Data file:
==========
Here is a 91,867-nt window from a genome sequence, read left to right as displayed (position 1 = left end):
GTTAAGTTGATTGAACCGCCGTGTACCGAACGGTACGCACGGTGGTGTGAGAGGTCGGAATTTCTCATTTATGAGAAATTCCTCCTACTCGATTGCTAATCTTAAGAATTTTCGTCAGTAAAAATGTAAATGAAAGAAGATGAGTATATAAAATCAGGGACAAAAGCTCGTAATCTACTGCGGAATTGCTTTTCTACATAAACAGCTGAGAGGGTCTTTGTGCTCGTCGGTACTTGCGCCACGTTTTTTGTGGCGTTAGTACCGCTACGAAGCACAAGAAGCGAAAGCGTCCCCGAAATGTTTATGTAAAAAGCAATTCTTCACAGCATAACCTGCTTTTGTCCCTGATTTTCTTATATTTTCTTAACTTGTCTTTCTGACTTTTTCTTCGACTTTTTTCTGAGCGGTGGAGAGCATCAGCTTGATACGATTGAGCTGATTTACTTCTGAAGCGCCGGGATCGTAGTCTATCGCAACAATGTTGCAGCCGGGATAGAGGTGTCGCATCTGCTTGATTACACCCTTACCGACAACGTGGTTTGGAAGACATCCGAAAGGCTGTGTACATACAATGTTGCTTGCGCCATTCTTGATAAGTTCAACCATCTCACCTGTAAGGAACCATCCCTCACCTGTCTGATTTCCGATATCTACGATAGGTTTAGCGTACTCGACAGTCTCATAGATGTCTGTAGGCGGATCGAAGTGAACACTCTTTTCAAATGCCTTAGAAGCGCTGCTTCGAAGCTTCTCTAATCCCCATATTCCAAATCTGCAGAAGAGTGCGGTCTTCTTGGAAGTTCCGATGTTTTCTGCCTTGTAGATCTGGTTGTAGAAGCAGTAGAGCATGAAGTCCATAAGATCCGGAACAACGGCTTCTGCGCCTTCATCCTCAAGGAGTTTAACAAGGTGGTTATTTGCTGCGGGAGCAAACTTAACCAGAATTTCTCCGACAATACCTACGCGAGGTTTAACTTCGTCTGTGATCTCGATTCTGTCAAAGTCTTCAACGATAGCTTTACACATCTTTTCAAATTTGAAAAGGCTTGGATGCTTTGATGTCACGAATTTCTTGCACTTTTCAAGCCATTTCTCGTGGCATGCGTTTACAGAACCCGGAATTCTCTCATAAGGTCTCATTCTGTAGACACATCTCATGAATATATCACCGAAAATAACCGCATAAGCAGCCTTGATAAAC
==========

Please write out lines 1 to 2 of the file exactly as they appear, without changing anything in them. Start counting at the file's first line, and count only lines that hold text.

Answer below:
Here is a 91,867-nt window from a genome sequence, read left to right as displayed (position 1 = left end):
GTTAAGTTGATTGAACCGCCGTGTACCGAACGGTACGCACGGTGGTGTGAGAGGTCGGAATTTCTCATTTATGAGAAATTCCTCCTACTCGATTGCTAATCTTAAGAATTTTCGTCAGTAAAAATGTAAATGAAAGAAGATGAGTATATAAAATCAGGGACAAAAGCTCGTAATCTACTGCGGAATTGCTTTTCTACATAAACAGCTGAGAGGGTCTTTGTGCTCGTCGGTACTTGCGCCACGTTTTTTGTGGCGTTAGTACCGCTACGAAGCACAAGAAGCGAAAGCGTCCCCGAAATGTTTATGTAAAAAGCAATTCTTCACAGCATAACCTGCTTTTGTCCCTGATTTTCTTATATTTTCTTAACTTGTCTTTCTGACTTTTTCTTCGACTTTTTTCTGAGCGGTGGAGAGCATCAGCTTGATACGATTGAGCTGATTTACTTCTGAAGCGCCGGGATCGTAGTCTATCGCAACAATGTTGCAGCCGGGATAGAGGTGTCGCATCTGCTTGATTACACCCTTACCGACAACGTGGTTTGGAAGACATCCGAAAGGCTGTGTACATACAATGTTGCTTGCGCCATTCTTGATAAGTTCAACCATCTCACCTGTAAGGAACCATCCCTCACCTGTCTGATTTCCGATATCTACGATAGGTTTAGCGTACTCGACAGTCTCATAGATGTCTGTAGGCGGATCGAAGTGAACACTCTTTTCAAATGCCTTAGAAGCGCTGCTTCGAAGCTTCTCTAATCCCCATATTCCAAATCTGCAGAAGAGTGCGGTCTTCTTGGAAGTTCCGATGTTTTCTGCCTTGTAGATCTGGTTGTAGAAGCAGTAGAGCATGAAGTCCATAAGATCCGGAACAACGGCTTCTGCGCCTTCATCCTCAAGGAGTTTAACAAGGTGGTTATTTGCTGCGGGAGCAAACTTAACCAGAATTTCTCCGACAATACCTACGCGAGGTTTAACTTCGTCTGTGATCTCGATTCTGTCAAAGTCTTCAACGATAGCTTTACACATCTTTTCAAATTTGAAAAGGCTTGGATGCTTTGATGTCACGAATTTCTTGCACTTTTCAAGCCATTTCTCGTGGCATGCGTTTACAGAACCCGGAATTCTCTCATAAGGTCTCATTCTGTAGACACATCTCATGAATATATCACCGAAAATAACCGCATAAGCAGCCTTGATAAAC